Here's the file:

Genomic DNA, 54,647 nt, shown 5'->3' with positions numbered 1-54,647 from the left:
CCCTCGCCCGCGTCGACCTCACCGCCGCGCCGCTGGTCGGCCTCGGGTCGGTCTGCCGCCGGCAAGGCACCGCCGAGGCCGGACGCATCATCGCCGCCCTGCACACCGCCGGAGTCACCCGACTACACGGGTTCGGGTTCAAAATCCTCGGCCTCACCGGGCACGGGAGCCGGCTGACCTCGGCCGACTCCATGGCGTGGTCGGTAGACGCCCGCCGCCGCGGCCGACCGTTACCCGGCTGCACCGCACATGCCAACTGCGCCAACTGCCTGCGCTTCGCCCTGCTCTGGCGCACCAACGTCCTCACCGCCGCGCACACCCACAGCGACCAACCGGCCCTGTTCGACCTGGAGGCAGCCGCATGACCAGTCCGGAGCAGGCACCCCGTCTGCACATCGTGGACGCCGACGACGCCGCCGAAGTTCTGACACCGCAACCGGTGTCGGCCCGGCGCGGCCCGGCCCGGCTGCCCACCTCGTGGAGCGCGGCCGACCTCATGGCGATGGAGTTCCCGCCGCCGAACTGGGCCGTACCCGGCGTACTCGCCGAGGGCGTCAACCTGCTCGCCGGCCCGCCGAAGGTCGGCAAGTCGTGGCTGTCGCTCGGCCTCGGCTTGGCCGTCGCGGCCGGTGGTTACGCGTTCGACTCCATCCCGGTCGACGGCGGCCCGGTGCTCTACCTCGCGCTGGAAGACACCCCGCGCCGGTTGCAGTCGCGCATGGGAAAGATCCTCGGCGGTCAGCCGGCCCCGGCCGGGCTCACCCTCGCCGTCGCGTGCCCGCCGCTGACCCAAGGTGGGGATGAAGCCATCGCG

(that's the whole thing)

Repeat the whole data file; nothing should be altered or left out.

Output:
Genomic DNA, 54,647 nt, shown 5'->3' with positions numbered 1-54,647 from the left:
CCCTCGCCCGCGTCGACCTCACCGCCGCGCCGCTGGTCGGCCTCGGGTCGGTCTGCCGCCGGCAAGGCACCGCCGAGGCCGGACGCATCATCGCCGCCCTGCACACCGCCGGAGTCACCCGACTACACGGGTTCGGGTTCAAAATCCTCGGCCTCACCGGGCACGGGAGCCGGCTGACCTCGGCCGACTCCATGGCGTGGTCGGTAGACGCCCGCCGCCGCGGCCGACCGTTACCCGGCTGCACCGCACATGCCAACTGCGCCAACTGCCTGCGCTTCGCCCTGCTCTGGCGCACCAACGTCCTCACCGCCGCGCACACCCACAGCGACCAACCGGCCCTGTTCGACCTGGAGGCAGCCGCATGACCAGTCCGGAGCAGGCACCCCGTCTGCACATCGTGGACGCCGACGACGCCGCCGAAGTTCTGACACCGCAACCGGTGTCGGCCCGGCGCGGCCCGGCCCGGCTGCCCACCTCGTGGAGCGCGGCCGACCTCATGGCGATGGAGTTCCCGCCGCCGAACTGGGCCGTACCCGGCGTACTCGCCGAGGGCGTCAACCTGCTCGCCGGCCCGCCGAAGGTCGGCAAGTCGTGGCTGTCGCTCGGCCTCGGCTTGGCCGTCGCGGCCGGTGGTTACGCGTTCGACTCCATCCCGGTCGACGGCGGCCCGGTGCTCTACCTCGCGCTGGAAGACACCCCGCGCCGGTTGCAGTCGCGCATGGGAAAGATCCTCGGCGGTCAGCCGGCCCCGGCCGGGCTCACCCTCGCCGTCGCGTGCCCGCCGCTGACCCAAGGTGGGGATGAAGCCATCGCG